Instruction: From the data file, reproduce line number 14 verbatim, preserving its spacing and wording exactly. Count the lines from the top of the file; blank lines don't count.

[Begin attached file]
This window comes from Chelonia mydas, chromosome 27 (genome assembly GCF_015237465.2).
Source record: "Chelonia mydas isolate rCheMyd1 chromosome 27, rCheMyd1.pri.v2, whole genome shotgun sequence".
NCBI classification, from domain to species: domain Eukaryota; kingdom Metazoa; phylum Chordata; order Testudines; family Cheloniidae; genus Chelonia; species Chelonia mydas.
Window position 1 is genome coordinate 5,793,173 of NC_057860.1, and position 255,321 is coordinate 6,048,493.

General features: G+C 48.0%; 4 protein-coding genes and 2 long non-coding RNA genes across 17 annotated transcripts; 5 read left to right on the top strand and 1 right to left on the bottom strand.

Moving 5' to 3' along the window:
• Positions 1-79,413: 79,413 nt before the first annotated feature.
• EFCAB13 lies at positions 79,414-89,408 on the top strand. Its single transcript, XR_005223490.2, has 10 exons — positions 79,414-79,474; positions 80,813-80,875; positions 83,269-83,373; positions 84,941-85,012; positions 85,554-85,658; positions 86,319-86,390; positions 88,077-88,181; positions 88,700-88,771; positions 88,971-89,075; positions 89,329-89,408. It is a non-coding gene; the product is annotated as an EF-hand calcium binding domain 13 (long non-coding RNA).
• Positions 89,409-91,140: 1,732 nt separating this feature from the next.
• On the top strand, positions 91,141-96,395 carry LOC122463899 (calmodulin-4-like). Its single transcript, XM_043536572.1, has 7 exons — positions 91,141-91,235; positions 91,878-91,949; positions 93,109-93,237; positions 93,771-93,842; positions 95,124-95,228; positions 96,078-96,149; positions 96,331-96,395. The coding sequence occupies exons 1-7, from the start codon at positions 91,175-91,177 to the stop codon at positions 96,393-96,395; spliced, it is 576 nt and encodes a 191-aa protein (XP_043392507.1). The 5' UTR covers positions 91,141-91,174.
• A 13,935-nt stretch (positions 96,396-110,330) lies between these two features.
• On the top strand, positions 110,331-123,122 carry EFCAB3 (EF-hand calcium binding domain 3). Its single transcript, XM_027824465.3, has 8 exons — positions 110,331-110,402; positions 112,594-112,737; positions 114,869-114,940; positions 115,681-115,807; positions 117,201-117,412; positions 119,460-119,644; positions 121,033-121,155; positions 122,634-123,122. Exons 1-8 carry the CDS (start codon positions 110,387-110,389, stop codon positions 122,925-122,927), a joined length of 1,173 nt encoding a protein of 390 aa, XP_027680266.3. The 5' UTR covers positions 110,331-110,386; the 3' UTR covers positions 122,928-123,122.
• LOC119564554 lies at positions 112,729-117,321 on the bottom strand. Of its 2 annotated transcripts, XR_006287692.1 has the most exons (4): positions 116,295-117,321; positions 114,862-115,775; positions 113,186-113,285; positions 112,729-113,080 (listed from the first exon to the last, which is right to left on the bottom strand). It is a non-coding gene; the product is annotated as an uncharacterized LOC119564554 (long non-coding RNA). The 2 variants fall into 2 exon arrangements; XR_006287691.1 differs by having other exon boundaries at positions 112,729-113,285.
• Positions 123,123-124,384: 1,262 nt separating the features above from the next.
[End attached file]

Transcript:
• Positions 123,123-124,384: 1,262 nt separating the features above from the next.